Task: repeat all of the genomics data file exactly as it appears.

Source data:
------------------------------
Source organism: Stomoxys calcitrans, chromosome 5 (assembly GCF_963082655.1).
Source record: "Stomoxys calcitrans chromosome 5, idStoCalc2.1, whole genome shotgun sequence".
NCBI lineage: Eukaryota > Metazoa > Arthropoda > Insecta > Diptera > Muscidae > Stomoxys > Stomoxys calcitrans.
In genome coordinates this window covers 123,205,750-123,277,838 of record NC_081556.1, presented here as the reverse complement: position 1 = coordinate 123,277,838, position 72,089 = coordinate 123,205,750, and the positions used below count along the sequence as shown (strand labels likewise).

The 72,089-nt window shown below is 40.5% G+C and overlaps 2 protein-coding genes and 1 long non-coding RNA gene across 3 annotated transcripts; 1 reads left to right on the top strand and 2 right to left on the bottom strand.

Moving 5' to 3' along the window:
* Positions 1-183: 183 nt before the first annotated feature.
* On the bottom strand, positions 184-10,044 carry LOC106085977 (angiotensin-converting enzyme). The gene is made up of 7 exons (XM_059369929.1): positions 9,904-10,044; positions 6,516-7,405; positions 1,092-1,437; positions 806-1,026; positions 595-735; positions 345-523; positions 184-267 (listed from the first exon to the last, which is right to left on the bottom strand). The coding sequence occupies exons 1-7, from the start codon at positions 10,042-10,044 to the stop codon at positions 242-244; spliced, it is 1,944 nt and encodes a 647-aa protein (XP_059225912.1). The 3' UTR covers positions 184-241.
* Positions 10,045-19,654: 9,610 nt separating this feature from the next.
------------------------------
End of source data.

Source organism: Stomoxys calcitrans, chromosome 5 (assembly GCF_963082655.1).
Source record: "Stomoxys calcitrans chromosome 5, idStoCalc2.1, whole genome shotgun sequence".
NCBI lineage: Eukaryota > Metazoa > Arthropoda > Insecta > Diptera > Muscidae > Stomoxys > Stomoxys calcitrans.
In genome coordinates this window covers 123,205,750-123,277,838 of record NC_081556.1, presented here as the reverse complement: position 1 = coordinate 123,277,838, position 72,089 = coordinate 123,205,750, and the positions used below count along the sequence as shown (strand labels likewise).

The 72,089-nt window shown below is 40.5% G+C and overlaps 2 protein-coding genes and 1 long non-coding RNA gene across 3 annotated transcripts; 1 reads left to right on the top strand and 2 right to left on the bottom strand.

Moving 5' to 3' along the window:
* Positions 1-183: 183 nt before the first annotated feature.
* On the bottom strand, positions 184-10,044 carry LOC106085977 (angiotensin-converting enzyme). The gene is made up of 7 exons (XM_059369929.1): positions 9,904-10,044; positions 6,516-7,405; positions 1,092-1,437; positions 806-1,026; positions 595-735; positions 345-523; positions 184-267 (listed from the first exon to the last, which is right to left on the bottom strand). The coding sequence occupies exons 1-7, from the start codon at positions 10,042-10,044 to the stop codon at positions 242-244; spliced, it is 1,944 nt and encodes a 647-aa protein (XP_059225912.1). The 3' UTR covers positions 184-241.
* Positions 10,045-19,654: 9,610 nt separating this feature from the next.